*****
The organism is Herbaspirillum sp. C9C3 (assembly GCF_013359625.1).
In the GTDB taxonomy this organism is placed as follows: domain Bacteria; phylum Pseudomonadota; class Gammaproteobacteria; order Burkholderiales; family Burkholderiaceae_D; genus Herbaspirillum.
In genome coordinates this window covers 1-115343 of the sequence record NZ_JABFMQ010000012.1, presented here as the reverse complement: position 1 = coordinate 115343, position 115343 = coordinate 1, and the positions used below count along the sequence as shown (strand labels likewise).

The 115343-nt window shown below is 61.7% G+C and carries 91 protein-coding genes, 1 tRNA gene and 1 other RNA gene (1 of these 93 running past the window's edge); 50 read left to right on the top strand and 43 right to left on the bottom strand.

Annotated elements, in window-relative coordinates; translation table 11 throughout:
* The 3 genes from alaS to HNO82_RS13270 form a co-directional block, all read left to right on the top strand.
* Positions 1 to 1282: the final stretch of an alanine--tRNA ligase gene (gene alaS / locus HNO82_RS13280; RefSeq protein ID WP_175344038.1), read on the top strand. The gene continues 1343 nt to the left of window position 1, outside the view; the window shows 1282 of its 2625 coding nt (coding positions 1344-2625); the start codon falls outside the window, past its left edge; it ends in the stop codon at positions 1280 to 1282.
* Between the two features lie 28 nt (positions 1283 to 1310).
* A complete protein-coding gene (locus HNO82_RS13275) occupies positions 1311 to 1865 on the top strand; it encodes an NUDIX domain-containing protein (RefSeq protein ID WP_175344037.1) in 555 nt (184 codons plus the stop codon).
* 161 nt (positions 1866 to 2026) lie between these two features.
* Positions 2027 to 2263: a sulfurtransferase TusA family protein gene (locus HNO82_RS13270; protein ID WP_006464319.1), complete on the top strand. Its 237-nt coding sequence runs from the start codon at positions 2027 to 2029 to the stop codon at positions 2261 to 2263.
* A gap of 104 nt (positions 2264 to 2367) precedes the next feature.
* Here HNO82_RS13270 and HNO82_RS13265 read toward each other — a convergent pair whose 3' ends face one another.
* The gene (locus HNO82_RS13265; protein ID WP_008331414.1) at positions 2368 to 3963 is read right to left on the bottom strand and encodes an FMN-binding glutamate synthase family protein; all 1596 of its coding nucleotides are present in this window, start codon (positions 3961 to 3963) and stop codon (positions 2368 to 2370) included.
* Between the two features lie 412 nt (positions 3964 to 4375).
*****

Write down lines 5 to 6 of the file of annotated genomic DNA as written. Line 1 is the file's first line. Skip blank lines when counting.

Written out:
Annotated elements, in window-relative coordinates; translation table 11 throughout:
* The 3 genes from alaS to HNO82_RS13270 form a co-directional block, all read left to right on the top strand.